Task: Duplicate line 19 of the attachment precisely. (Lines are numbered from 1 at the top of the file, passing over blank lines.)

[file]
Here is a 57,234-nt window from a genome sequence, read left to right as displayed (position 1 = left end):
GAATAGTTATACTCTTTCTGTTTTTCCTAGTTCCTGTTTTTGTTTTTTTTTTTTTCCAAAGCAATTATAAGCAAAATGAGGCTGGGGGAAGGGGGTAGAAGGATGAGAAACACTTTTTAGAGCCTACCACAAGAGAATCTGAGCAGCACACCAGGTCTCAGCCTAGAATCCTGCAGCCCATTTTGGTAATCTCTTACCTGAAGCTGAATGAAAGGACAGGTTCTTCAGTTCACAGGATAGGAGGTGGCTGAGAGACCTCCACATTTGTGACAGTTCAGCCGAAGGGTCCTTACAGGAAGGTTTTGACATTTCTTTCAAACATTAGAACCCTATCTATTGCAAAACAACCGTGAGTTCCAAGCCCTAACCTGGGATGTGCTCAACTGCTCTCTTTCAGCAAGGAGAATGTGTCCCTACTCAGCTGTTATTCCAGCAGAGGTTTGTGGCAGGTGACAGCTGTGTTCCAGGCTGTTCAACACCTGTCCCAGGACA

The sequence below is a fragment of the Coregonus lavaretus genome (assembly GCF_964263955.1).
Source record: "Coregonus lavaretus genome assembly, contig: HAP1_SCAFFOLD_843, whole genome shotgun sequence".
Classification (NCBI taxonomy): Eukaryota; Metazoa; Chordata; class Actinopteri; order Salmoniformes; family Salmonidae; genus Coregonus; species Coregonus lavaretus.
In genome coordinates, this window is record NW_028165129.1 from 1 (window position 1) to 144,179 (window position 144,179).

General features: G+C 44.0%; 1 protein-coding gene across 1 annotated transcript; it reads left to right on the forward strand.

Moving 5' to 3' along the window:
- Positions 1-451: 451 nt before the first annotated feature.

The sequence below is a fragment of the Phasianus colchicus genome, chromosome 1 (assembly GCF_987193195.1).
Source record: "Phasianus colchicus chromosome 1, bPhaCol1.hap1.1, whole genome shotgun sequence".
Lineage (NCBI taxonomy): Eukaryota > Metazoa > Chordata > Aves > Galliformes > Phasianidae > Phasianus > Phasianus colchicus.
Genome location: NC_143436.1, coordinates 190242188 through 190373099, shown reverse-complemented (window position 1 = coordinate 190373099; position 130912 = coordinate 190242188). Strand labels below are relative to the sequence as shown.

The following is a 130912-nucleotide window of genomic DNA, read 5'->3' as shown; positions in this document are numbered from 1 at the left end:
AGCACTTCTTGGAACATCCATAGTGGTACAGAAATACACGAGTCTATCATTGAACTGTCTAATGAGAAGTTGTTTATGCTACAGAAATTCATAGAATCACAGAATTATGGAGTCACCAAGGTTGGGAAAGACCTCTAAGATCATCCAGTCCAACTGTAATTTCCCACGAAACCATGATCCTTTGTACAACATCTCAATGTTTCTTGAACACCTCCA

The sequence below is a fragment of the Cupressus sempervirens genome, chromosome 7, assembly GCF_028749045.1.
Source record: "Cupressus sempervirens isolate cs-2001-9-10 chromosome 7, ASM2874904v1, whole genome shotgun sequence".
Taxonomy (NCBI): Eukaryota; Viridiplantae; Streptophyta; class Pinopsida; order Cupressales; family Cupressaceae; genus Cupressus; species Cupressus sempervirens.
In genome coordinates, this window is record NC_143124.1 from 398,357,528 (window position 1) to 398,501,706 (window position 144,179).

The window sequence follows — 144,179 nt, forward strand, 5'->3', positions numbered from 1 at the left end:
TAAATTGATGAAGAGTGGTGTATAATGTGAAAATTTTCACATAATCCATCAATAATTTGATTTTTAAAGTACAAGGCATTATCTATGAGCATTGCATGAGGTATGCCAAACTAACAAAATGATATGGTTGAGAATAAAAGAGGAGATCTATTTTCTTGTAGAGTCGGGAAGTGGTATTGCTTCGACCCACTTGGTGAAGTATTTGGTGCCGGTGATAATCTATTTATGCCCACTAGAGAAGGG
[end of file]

In genome coordinates, this window is record NC_143124.1 from 398,357,528 (window position 1) to 398,501,706 (window position 144,179).